Witton Gilbert shown within County Durham
|OS grid reference|
|Unitary authority||County Durham|
|Ceremonial county||County Durham|
|Sovereign state||United Kingdom|
|Fire||County Durham and Darlington|
|EU Parliament||North East England|
|UK Parliament||City of Durham|
The village once had a railway station on the Lanchester Valley Line,but this was closed in the early 1960s, with passenger service withdrawn in the late 1930s. However, the station building survives as a private residence, along with one of the platforms. Witton Gilbert is a medieval town originally Saxon. Witton was originally spelled Witun (Wit meaning white house and Tun meaning fortified place). Gilbert was added later and could be derived from the Norman lord Gilbert de la Ley or a later lord Gilbert de la Latone. In medieval times Witton Gilbert was very central being important to churchmen of Durham and contains a retreat where the great Churchmen resided. Other occupants who visited included royalty such as, King Edward III and queen Phillipa also Edward I.
- Birthplace of former England national football team manager Bobby Robson.
- The 1980s pop band Prefab Sprout were based around Witton Gilbert.
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It was a retreat for the great churchmen of Durham built around 1170AD. The land was given by the Norman lord Gilbert de la Ley. The name Beau Repaire is French and means 'beautiful retreat'. During the following centuries the mansion fell in and out of repair. For example Henry VIII's dissolution of the monasteries or the Scottish - English war of Neville's Cross which involved destroying the retreat and its animals. The vast lands were consumed with game and tenants with huge walls due to deer. in modern times the mansion is now a ruin with crumbling walls next to the old railway line now turned public footpath.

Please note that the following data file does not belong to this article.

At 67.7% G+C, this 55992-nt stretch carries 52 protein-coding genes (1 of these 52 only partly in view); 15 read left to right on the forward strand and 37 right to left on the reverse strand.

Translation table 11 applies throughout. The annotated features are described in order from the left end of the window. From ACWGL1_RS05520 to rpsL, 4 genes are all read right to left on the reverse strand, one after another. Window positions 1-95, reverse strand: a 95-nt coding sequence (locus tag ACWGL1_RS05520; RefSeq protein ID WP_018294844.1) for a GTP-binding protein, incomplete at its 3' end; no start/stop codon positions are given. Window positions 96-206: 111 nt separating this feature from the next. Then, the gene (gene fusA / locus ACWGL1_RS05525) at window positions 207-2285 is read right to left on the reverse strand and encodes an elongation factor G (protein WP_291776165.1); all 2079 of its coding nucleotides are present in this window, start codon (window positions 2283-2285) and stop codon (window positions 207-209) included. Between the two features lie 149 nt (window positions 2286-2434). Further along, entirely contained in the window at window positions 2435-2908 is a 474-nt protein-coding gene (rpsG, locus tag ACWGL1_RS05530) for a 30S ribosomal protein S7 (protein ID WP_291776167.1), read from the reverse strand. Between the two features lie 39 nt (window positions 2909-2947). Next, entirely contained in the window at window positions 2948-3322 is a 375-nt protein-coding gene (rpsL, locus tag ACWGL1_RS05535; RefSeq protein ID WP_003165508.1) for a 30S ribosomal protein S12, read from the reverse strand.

Gilbert de la Ley also completely financed the building of a leper hospital. The hospital took in five lepers originally which then increased to eight. Wealthy lords often funded hospitals for the lepers because many Christians were deeply concerned for their suffering. The hospital continued to be of service throughout the centuries. They had their own chapel and so were still able to worship. The hospital continued to run until the dissolution of the monasteries when the inmates were dispersed to fend for themselves. From then on the hospital was renovated to a farmhouse and is still intact. The old carved window of the hospital can still be seen from the road and the original entrance is now a doorway inside. The hospital was built around the late 11th century and so is around the same date as Durham Cathedral.
St. Michael and all Angels parish church
Hugh Pudsey the then Bishop of Durham felt the need for a church in Witton due to the fact that St. Oswalds was too far away. The church was built in 1170 AD and still retains some of its medieval features. Later on the church was extended and so there gave more room for people (around 70). originally priests travelled to Witton church once a fortnight for sermons however this became tiresome and so that the church was able to eventually break away and so could conduct its own services.